Spoonerism (n.): the transposition of initial or other sounds of words, usually by accident.
Also known in other languages as:
French – contrepèterie
German – Schüttelreim
Spanish – trastrueque verbal
Greek – Σαρδάμ
Polish – marrowsky
Finnish – sananmuunnos
As a professor and dean at New College of Oxford University in the late 19th century, William Archibald Spooner was well-respected, but he was also well-mocked. One of the more famous “absent-minded professors” in recent history, Spooner compiled a laundry list of embarrassing language mishaps he could never live down. The one that stuck with him even after his death was his tendency to swap the consonants, vowels, or other parts of two different words with one another. “Three cheers for our queer old dean!” he once exclaimed at a university gathering. What…? Oh… Our dear old queen. Queen Victoria. Being in a room with Spooner required a little guesswork and interpretation, at least according to Oxford folklore.
Although he often denied them, Spooner sometimes confirmed the anecdotes and news stories relating his speech blunders. People certainly made such errors long before his time – but not with such frequency. Whether he actually constructed hundreds or only a handful of mismatched morphemes, the transposition of adjoining words – in phrases like, “a blushing crow” (a crushing blow) – will forever be known as a spoonerism.
A spoonerism is a slip of the tongue– a momentary confusion in the part of the brain that formulates speech. Spooner had a nervous tick that may have helped produce his permutations of speech. For most people, though, it’s careless spacing out during a conversation – a fain brart. Radio and TV host Harry von Zell once introduced our 31st president as “Hoobert Heever.” But a Spoonerism isn’t always accidental. The laughter elicited by odd word pairings that would otherwise be everyday language inspires some actors and authors to ante up their wit. Dorothy Parker pronounced her preference for self-medicating by saying, “I’d rather have a bottle in front of me than a frontal lobotomy.” Shel Silverstein’s book title “Runny Babbitt: A Billy Sook” wasn’t a printing error.
English lends itself well to Spoonerisms because of its diverse set of sounds and fluid phonetics. Theoretically, though, it should work in any other language, although with differing results. The human brain is hardwired for language the same way across cultures, so it’s just as susceptible to spoonerisms in English as in Japanese. Whether the resulting malapropism is intelligible or gibberish would depend on how much of the vocabulary of the language can be altered in that way and still be a real word. In Poland, a Spoonerism is known as a marrowsky, named for a count who, like Spooner, would also be remembered more for his speaking habits than his professional accolades. A common Spanish malapropism is “Se me lenguó la traba,” which translates approximately to “my stuck got tongued,” when what was meant is, “Se me trabó la lengua” (my tongue got stuck). Although “lenguar” is not an actual Spanish verb, it can still be understood.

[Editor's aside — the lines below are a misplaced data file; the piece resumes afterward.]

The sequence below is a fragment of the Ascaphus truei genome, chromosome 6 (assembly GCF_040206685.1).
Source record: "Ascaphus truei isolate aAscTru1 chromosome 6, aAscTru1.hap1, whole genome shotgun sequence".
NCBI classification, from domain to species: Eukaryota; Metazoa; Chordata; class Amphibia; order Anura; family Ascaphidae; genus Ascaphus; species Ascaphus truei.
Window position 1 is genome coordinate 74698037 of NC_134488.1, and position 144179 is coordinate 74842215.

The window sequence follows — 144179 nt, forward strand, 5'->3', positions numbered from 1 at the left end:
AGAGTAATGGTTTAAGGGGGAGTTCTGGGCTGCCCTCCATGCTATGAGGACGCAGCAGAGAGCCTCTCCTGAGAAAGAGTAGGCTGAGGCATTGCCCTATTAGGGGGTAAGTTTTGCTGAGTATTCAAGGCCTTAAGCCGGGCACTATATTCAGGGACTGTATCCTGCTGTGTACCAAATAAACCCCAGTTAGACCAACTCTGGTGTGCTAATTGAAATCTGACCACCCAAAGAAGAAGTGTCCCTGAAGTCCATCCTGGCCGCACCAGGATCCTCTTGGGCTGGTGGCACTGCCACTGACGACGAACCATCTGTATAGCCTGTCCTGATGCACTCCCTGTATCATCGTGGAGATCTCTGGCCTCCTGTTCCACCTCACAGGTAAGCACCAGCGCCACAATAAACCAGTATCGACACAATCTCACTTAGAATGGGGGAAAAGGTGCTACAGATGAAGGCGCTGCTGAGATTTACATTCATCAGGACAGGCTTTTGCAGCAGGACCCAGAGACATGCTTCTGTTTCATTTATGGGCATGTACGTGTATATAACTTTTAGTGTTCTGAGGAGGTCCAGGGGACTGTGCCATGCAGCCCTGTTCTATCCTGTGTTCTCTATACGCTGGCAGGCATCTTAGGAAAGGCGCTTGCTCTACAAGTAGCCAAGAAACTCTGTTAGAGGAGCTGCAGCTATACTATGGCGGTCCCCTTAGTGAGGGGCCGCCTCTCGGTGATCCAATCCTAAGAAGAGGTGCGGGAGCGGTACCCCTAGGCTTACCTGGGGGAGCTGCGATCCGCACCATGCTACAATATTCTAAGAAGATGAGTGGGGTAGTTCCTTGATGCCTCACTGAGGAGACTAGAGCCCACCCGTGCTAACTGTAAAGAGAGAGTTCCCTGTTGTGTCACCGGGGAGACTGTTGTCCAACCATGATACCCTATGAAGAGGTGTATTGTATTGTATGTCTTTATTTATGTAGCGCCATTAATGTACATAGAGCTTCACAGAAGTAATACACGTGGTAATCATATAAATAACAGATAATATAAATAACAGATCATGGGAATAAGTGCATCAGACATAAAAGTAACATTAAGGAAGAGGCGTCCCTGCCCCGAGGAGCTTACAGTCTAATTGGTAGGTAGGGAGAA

Cognitive psychologists have deduced that spoonerisms follow a logical pattern rather than being completely random. Rarely, if ever, will the vowels of the front end of one word be swapped with the last part of another. Before speaking, the mind already has a grammatical framework of what the phrase needs to look like. When it comes out as a spoonerism, the usual flawless phrase has been intercepted by some internal or external distraction. The brain maintained the structure, which is innate, but was unable to provide the exact sounds that were requested.
The occasional spoonerism is a sign that our brain is accurately processing the structure of a language – it’s just distracted and unable to coordinate, like a rubbernecker in traffic. Spoonerisms have helped scientists understand how the brain formulates language. Rather than choosing one word at a time, it is now believed that the brain forms clumps of related words before you spit them out. It’s these associated words that then become a spoonerism, like “barn door” becoming “darn boor.” Spoonerisms can and will happen without a perfect attention span. Thankfully, they’re funny, make good inside jokes, and can also lead to creative output. Without spoonerisms, the Napa Valley city of Calistoga, California, would have a different name: It was called “the Calistoga of Sarafornia” (Saratoga of California) in a discussion comparing the area’s hot springs to those in Saratoga, New York. Sakes mense, doesn’t it?